Mixed results: The challenges of being multiracial go well beyond a checkmark
By Amolak Singh
“German, British, Black, Irish, Native … I think that’s it.”
This is how Elizabeth Wiley, 15, of St. Paul describes herself. However, on most forms, she can only mark herself as “mixed”—which doesn’t begin to capture the extent of her ethnic diversity.
While some steps have been taken to offer greater classification and clarity for a new multiracial generation—for instance, 2000 marked the first time that people could identify as more than one race on the United States Census—it isn’t true of every form or application.
And let’s face it: “Multiracial is a big word,” said Carolyn Liebler, an assistant professor of sociology at the University of Minnesota.
With mixed race individuals often further restricted because of how complicated and diverse their backgrounds are, perhaps trickier for them is the desire to claim authenticity with—and “belonging” to—a single racial community, Liebler said.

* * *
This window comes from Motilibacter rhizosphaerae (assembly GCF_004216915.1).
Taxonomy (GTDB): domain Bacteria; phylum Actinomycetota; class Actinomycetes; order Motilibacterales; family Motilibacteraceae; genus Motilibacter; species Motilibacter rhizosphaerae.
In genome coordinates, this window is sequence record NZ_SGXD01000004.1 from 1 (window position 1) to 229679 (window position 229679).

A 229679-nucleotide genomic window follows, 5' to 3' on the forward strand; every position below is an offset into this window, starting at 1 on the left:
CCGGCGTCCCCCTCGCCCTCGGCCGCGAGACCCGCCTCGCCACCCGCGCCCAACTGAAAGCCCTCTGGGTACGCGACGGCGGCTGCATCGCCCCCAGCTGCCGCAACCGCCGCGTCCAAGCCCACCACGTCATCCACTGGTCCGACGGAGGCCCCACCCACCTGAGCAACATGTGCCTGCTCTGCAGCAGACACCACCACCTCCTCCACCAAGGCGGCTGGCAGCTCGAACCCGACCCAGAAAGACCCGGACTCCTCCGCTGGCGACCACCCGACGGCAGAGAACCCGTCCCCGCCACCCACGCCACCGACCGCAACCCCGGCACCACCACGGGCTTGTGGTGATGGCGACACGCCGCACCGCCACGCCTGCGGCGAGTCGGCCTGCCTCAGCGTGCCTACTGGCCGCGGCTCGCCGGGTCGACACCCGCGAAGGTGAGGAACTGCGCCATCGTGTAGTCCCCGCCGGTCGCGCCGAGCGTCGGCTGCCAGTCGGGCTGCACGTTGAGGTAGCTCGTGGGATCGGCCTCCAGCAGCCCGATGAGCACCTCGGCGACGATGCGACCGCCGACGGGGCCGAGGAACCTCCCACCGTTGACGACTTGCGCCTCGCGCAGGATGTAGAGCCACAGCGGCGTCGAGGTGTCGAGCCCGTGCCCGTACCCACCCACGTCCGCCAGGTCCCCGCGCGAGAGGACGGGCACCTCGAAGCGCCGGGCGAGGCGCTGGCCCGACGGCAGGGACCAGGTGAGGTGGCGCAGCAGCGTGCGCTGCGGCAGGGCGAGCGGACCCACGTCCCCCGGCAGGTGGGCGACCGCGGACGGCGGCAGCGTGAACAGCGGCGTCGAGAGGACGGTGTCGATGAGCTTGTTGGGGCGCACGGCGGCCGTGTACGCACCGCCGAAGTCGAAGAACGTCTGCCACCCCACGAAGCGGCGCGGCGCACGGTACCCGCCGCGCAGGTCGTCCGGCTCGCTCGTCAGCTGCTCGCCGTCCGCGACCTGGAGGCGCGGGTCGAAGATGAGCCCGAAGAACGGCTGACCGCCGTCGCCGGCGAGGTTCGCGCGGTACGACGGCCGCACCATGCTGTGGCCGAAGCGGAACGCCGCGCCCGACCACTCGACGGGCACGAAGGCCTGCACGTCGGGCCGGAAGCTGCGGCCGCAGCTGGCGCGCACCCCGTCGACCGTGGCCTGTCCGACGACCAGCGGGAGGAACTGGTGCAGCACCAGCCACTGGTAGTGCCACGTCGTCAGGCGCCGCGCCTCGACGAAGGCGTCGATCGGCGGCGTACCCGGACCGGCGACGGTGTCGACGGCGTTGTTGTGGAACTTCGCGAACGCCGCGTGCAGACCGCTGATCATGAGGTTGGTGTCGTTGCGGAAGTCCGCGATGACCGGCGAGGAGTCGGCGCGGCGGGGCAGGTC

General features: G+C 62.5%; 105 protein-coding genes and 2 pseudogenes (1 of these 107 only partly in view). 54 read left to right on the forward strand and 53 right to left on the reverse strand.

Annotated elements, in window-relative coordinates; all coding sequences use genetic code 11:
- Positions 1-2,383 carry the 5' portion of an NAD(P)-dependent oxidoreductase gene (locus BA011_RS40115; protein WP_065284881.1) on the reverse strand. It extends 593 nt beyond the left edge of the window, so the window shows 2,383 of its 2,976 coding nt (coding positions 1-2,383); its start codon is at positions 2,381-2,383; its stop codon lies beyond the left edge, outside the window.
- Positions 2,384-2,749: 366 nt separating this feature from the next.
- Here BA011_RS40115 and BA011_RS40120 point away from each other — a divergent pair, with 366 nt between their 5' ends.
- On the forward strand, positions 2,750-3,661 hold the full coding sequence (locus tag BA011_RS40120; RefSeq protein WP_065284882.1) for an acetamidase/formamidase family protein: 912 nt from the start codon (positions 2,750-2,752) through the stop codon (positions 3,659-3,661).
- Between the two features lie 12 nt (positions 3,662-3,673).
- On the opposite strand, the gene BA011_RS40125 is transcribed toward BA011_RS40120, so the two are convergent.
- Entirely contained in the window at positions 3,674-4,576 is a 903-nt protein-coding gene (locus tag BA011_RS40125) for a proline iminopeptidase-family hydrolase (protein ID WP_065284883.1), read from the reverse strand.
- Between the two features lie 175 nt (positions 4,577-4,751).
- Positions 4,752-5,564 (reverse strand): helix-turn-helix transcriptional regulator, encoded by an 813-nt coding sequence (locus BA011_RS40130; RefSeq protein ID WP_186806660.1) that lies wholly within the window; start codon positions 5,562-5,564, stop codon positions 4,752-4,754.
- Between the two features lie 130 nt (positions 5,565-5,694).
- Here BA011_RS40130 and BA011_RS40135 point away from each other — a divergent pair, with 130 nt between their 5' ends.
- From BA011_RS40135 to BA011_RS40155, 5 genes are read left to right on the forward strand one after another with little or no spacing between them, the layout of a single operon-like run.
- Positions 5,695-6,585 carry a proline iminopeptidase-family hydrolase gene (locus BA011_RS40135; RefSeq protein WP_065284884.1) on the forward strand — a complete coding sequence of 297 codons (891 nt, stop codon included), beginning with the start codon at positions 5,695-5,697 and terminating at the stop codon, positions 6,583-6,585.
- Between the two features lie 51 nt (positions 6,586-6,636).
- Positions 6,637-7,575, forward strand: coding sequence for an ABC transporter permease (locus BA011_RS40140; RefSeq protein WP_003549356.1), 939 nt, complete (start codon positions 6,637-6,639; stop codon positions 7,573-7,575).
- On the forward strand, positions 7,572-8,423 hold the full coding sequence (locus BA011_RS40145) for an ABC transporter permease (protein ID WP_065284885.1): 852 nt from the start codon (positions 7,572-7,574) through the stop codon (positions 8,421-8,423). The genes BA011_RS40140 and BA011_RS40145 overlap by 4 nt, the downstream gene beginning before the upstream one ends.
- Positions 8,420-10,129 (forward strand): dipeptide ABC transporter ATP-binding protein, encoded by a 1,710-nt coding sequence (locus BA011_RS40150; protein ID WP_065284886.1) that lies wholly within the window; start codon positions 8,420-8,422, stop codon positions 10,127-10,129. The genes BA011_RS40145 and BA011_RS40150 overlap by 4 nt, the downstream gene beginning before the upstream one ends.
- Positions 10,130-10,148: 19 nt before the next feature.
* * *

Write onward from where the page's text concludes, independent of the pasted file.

“There are many complications and factors that play into racial identity, and it is often subjective to the race. For example, Native Americans, even if they have three white grandparents, are almost certainly going to call themselves Native because race is a political issue for them,” said Liebler, who wrote her dissertation on trends within Native American identity.
Change in identity is common, although entirely unpredictable and random, Liebler said. For example, recent data shows that the number of Native Americans who changed their race from single to mixed is almost the same as the number of Native Americans who changed their race the opposite way. Liebler has yet to find a logical way to explain this.
“At first, we thought it might just be a bunch of teenagers messing around on a form. But then we saw that even old people were doing it,” Liebler said. Further complicating matters is that any noticeable trends in mixed race identity also fail to correlate with gender or class.
It makes sense that personal issues can also influence racial identities, Liebler said. While some multiracial individuals may choose a race that is convenient for them—based on how easy or difficult it is to get a job or a scholarship, for example—others pick their race based on the inherent human desire to fit in. For instance, multiracials who decide to label themselves as a single race often may do so to increase their chances of finding a partner, Liebler said.